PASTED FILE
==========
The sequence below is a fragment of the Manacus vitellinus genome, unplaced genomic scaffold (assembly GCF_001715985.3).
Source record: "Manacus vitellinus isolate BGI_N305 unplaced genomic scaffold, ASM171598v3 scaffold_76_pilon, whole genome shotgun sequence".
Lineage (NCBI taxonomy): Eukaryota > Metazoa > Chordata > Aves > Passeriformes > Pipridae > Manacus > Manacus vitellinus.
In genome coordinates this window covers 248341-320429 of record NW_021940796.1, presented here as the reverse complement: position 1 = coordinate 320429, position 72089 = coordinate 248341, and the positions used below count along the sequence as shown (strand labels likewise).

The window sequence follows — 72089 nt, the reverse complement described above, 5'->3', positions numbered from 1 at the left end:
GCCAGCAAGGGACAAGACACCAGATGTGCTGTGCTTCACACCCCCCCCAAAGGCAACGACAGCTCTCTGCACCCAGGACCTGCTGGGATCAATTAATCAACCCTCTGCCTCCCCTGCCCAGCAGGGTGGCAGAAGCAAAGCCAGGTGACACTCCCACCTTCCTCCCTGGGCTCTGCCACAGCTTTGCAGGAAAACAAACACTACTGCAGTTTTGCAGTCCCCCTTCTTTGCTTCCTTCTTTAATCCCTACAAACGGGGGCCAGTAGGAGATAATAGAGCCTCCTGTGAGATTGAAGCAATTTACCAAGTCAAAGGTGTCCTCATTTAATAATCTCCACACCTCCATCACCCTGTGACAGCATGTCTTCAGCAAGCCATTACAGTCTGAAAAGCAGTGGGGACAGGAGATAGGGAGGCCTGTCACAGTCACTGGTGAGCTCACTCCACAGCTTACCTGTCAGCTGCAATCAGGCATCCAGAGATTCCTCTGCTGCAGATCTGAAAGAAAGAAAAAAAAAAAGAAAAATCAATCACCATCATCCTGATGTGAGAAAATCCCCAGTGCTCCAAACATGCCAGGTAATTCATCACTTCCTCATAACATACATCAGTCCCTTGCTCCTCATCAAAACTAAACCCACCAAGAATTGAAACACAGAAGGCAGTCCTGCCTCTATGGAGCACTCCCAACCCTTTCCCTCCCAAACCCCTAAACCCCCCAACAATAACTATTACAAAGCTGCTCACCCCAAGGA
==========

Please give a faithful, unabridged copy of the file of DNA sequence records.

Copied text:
The sequence below is a fragment of the Manacus vitellinus genome, unplaced genomic scaffold (assembly GCF_001715985.3).
Source record: "Manacus vitellinus isolate BGI_N305 unplaced genomic scaffold, ASM171598v3 scaffold_76_pilon, whole genome shotgun sequence".
Lineage (NCBI taxonomy): Eukaryota > Metazoa > Chordata > Aves > Passeriformes > Pipridae > Manacus > Manacus vitellinus.
In genome coordinates this window covers 248341-320429 of record NW_021940796.1, presented here as the reverse complement: position 1 = coordinate 320429, position 72089 = coordinate 248341, and the positions used below count along the sequence as shown (strand labels likewise).

The window sequence follows — 72089 nt, the reverse complement described above, 5'->3', positions numbered from 1 at the left end:
GCCAGCAAGGGACAAGACACCAGATGTGCTGTGCTTCACACCCCCCCCAAAGGCAACGACAGCTCTCTGCACCCAGGACCTGCTGGGATCAATTAATCAACCCTCTGCCTCCCCTGCCCAGCAGGGTGGCAGAAGCAAAGCCAGGTGACACTCCCACCTTCCTCCCTGGGCTCTGCCACAGCTTTGCAGGAAAACAAACACTACTGCAGTTTTGCAGTCCCCCTTCTTTGCTTCCTTCTTTAATCCCTACAAACGGGGGCCAGTAGGAGATAATAGAGCCTCCTGTGAGATTGAAGCAATTTACCAAGTCAAAGGTGTCCTCATTTAATAATCTCCACACCTCCATCACCCTGTGACAGCATGTCTTCAGCAAGCCATTACAGTCTGAAAAGCAGTGGGGACAGGAGATAGGGAGGCCTGTCACAGTCACTGGTGAGCTCACTCCACAGCTTACCTGTCAGCTGCAATCAGGCATCCAGAGATTCCTCTGCTGCAGATCTGAAAGAAAGAAAAAAAAAAAGAAAAATCAATCACCATCATCCTGATGTGAGAAAATCCCCAGTGCTCCAAACATGCCAGGTAATTCATCACTTCCTCATAACATACATCAGTCCCTTGCTCCTCATCAAAACTAAACCCACCAAGAATTGAAACACAGAAGGCAGTCCTGCCTCTATGGAGCACTCCCAACCCTTTCCCTCCCAAACCCCTAAACCCCCCAACAATAACTATTACAAAGCTGCTCACCCCAAGGA